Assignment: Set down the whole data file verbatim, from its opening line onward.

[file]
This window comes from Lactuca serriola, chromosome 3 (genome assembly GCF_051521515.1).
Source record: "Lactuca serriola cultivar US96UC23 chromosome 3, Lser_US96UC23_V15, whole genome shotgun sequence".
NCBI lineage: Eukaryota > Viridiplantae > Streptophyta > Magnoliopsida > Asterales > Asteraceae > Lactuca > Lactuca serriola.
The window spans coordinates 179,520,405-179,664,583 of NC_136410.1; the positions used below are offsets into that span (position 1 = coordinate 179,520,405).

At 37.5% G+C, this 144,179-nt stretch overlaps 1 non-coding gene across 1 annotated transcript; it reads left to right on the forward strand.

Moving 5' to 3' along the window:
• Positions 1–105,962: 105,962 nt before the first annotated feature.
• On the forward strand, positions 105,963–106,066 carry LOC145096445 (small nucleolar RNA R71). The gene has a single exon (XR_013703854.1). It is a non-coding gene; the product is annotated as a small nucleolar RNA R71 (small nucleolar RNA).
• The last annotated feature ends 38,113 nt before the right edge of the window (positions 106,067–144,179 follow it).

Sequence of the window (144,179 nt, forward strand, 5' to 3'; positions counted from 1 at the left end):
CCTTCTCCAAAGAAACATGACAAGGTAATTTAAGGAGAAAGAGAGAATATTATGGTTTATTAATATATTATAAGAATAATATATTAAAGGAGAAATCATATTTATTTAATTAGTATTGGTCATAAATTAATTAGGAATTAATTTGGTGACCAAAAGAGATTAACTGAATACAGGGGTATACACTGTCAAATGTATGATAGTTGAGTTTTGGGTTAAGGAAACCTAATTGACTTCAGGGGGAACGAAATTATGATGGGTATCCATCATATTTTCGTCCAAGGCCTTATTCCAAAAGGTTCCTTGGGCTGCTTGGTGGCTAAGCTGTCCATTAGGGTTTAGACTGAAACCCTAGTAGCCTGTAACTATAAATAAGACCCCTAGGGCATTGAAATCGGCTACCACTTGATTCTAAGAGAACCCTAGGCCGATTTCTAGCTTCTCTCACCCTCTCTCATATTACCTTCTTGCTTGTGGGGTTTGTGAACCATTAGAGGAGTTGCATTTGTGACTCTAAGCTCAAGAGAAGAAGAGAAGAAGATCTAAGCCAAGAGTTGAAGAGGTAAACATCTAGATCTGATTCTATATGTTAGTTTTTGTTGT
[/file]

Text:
This window comes from Lactuca serriola, chromosome 3 (genome assembly GCF_051521515.1).
Source record: "Lactuca serriola cultivar US96UC23 chromosome 3, Lser_US96UC23_V15, whole genome shotgun sequence".
NCBI lineage: Eukaryota > Viridiplantae > Streptophyta > Magnoliopsida > Asterales > Asteraceae > Lactuca > Lactuca serriola.
The window spans coordinates 179,520,405-179,664,583 of NC_136410.1; the positions used below are offsets into that span (position 1 = coordinate 179,520,405).

At 37.5% G+C, this 144,179-nt stretch overlaps 1 non-coding gene across 1 annotated transcript; it reads left to right on the forward strand.

Moving 5' to 3' along the window:
• Positions 1–105,962: 105,962 nt before the first annotated feature.
• On the forward strand, positions 105,963–106,066 carry LOC145096445 (small nucleolar RNA R71). The gene has a single exon (XR_013703854.1). It is a non-coding gene; the product is annotated as a small nucleolar RNA R71 (small nucleolar RNA).
• The last annotated feature ends 38,113 nt before the right edge of the window (positions 106,067–144,179 follow it).

Sequence of the window (144,179 nt, forward strand, 5' to 3'; positions counted from 1 at the left end):
CCTTCTCCAAAGAAACATGACAAGGTAATTTAAGGAGAAAGAGAGAATATTATGGTTTATTAATATATTATAAGAATAATATATTAAAGGAGAAATCATATTTATTTAATTAGTATTGGTCATAAATTAATTAGGAATTAATTTGGTGACCAAAAGAGATTAACTGAATACAGGGGTATACACTGTCAAATGTATGATAGTTGAGTTTTGGGTTAAGGAAACCTAATTGACTTCAGGGGGAACGAAATTATGATGGGTATCCATCATATTTTCGTCCAAGGCCTTATTCCAAAAGGTTCCTTGGGCTGCTTGGTGGCTAAGCTGTCCATTAGGGTTTAGACTGAAACCCTAGTAGCCTGTAACTATAAATAAGACCCCTAGGGCATTGAAATCGGCTACCACTTGATTCTAAGAGAACCCTAGGCCGATTTCTAGCTTCTCTCACCCTCTCTCATATTACCTTCTTGCTTGTGGGGTTTGTGAACCATTAGAGGAGTTGCATTTGTGACTCTAAGCTCAAGAGAAGAAGAGAAGAAGATCTAAGCCAAGAGTTGAAGAGGTAAACATCTAGATCTGATTCTATATGTTAGTTTTTGTTGT